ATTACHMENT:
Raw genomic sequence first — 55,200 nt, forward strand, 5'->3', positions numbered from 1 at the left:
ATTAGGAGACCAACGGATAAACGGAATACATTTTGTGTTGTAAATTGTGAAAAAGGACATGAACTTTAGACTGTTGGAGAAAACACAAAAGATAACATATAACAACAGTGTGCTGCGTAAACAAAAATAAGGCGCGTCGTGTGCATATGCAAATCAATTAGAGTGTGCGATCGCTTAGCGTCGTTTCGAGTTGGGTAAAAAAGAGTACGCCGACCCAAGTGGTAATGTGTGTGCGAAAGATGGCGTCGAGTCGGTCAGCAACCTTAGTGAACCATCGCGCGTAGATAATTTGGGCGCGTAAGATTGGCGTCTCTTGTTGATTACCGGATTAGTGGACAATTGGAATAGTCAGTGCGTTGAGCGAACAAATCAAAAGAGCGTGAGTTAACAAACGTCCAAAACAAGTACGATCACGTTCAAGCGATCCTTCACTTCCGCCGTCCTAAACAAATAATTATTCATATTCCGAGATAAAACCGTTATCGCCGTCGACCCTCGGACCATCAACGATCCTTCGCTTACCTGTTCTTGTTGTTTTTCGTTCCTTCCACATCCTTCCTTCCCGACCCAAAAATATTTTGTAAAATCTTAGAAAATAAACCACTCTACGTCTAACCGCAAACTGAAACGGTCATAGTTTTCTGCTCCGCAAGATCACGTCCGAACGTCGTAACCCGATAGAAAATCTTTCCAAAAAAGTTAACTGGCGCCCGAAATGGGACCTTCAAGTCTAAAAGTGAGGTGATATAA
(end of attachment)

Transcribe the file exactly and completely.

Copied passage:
Raw genomic sequence first — 55,200 nt, forward strand, 5'->3', positions numbered from 1 at the left:
ATTAGGAGACCAACGGATAAACGGAATACATTTTGTGTTGTAAATTGTGAAAAAGGACATGAACTTTAGACTGTTGGAGAAAACACAAAAGATAACATATAACAACAGTGTGCTGCGTAAACAAAAATAAGGCGCGTCGTGTGCATATGCAAATCAATTAGAGTGTGCGATCGCTTAGCGTCGTTTCGAGTTGGGTAAAAAAGAGTACGCCGACCCAAGTGGTAATGTGTGTGCGAAAGATGGCGTCGAGTCGGTCAGCAACCTTAGTGAACCATCGCGCGTAGATAATTTGGGCGCGTAAGATTGGCGTCTCTTGTTGATTACCGGATTAGTGGACAATTGGAATAGTCAGTGCGTTGAGCGAACAAATCAAAAGAGCGTGAGTTAACAAACGTCCAAAACAAGTACGATCACGTTCAAGCGATCCTTCACTTCCGCCGTCCTAAACAAATAATTATTCATATTCCGAGATAAAACCGTTATCGCCGTCGACCCTCGGACCATCAACGATCCTTCGCTTACCTGTTCTTGTTGTTTTTCGTTCCTTCCACATCCTTCCTTCCCGACCCAAAAATATTTTGTAAAATCTTAGAAAATAAACCACTCTACGTCTAACCGCAAACTGAAACGGTCATAGTTTTCTGCTCCGCAAGATCACGTCCGAACGTCGTAACCCGATAGAAAATCTTTCCAAAAAAGTTAACTGGCGCCCGAAATGGGACCTTCAAGTCTAAAAGTGAGGTGATATAA